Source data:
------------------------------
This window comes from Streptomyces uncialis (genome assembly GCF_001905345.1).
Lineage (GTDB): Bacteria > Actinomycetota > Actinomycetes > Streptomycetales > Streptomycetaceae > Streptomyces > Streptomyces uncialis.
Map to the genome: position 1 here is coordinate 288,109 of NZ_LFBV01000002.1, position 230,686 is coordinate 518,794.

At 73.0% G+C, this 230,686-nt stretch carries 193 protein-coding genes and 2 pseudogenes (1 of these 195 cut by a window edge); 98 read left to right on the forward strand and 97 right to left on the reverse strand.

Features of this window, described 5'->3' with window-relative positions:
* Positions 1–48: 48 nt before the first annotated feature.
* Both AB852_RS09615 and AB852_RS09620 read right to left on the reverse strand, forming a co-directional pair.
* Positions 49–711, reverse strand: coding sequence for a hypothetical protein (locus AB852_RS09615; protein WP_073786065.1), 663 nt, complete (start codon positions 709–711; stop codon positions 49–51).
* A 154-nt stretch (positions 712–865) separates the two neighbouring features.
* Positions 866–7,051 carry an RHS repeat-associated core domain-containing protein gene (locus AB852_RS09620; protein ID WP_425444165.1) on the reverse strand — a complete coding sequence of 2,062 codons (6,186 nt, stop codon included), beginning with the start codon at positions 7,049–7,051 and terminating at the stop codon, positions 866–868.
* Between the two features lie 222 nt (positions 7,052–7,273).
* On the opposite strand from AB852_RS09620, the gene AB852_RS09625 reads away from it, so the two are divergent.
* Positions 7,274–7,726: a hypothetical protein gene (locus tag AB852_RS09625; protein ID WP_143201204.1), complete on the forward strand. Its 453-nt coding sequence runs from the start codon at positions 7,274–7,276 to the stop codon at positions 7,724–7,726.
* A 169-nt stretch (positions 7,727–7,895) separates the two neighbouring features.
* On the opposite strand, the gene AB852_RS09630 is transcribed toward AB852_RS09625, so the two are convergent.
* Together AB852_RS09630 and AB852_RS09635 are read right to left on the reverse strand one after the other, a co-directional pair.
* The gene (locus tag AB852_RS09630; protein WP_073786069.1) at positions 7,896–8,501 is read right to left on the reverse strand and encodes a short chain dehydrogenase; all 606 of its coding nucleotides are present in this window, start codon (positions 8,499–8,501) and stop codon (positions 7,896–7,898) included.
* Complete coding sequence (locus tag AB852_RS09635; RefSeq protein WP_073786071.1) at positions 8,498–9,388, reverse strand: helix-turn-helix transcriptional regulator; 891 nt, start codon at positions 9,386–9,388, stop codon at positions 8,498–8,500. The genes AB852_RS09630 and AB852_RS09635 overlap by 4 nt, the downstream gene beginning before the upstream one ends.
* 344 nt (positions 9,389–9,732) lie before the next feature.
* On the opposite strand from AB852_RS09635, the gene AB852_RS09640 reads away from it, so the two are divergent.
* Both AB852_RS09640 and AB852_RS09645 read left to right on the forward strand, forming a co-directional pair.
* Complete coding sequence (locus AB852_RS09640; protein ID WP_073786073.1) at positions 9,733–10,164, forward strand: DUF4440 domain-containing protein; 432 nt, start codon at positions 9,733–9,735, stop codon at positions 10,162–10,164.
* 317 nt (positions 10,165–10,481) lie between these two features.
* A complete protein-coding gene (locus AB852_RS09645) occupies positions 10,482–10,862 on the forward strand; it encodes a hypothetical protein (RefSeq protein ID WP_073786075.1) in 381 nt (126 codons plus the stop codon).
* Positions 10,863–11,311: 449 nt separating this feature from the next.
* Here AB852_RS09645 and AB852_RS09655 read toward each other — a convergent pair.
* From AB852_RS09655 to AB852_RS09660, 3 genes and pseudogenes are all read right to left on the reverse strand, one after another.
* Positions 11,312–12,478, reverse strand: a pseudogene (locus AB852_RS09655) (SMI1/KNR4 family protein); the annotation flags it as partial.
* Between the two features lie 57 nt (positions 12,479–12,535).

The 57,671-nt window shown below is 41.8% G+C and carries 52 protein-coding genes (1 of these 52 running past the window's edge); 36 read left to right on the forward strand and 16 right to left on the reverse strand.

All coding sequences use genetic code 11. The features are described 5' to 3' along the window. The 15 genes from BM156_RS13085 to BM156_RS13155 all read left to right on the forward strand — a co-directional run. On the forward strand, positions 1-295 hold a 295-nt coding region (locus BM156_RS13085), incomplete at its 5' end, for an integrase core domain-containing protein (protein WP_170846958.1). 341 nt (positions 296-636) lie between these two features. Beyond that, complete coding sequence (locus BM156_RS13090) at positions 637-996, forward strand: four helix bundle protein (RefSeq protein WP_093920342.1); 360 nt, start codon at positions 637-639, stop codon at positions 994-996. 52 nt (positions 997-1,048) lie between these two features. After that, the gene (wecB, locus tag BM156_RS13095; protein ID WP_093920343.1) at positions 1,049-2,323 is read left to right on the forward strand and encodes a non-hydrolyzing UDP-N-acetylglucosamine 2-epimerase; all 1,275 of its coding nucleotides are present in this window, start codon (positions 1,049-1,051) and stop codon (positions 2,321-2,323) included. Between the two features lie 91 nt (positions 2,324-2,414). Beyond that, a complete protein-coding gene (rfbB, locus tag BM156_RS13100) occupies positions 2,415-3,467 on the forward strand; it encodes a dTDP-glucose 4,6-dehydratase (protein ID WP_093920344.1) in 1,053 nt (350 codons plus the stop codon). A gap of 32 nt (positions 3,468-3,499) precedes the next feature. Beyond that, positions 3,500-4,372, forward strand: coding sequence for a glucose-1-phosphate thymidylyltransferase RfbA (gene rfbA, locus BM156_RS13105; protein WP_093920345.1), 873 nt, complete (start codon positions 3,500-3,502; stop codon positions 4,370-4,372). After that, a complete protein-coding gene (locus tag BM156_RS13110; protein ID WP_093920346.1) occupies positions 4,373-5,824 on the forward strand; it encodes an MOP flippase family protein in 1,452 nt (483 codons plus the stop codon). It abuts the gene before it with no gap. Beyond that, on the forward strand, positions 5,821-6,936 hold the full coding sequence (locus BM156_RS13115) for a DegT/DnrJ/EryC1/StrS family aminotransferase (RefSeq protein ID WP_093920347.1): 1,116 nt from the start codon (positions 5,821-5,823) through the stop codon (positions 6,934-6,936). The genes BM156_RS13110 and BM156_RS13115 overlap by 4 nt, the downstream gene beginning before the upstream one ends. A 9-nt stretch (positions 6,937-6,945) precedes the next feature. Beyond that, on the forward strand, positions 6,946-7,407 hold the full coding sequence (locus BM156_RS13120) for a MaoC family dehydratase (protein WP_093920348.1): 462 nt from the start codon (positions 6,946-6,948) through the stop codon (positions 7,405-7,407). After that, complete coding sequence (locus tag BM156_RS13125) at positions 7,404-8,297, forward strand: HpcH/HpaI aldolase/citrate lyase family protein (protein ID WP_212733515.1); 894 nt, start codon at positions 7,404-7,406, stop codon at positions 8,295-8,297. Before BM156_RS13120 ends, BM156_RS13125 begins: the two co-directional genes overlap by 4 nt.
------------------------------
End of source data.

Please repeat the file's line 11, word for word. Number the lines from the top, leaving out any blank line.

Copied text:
* Between the two features lie 222 nt (positions 7,052–7,273).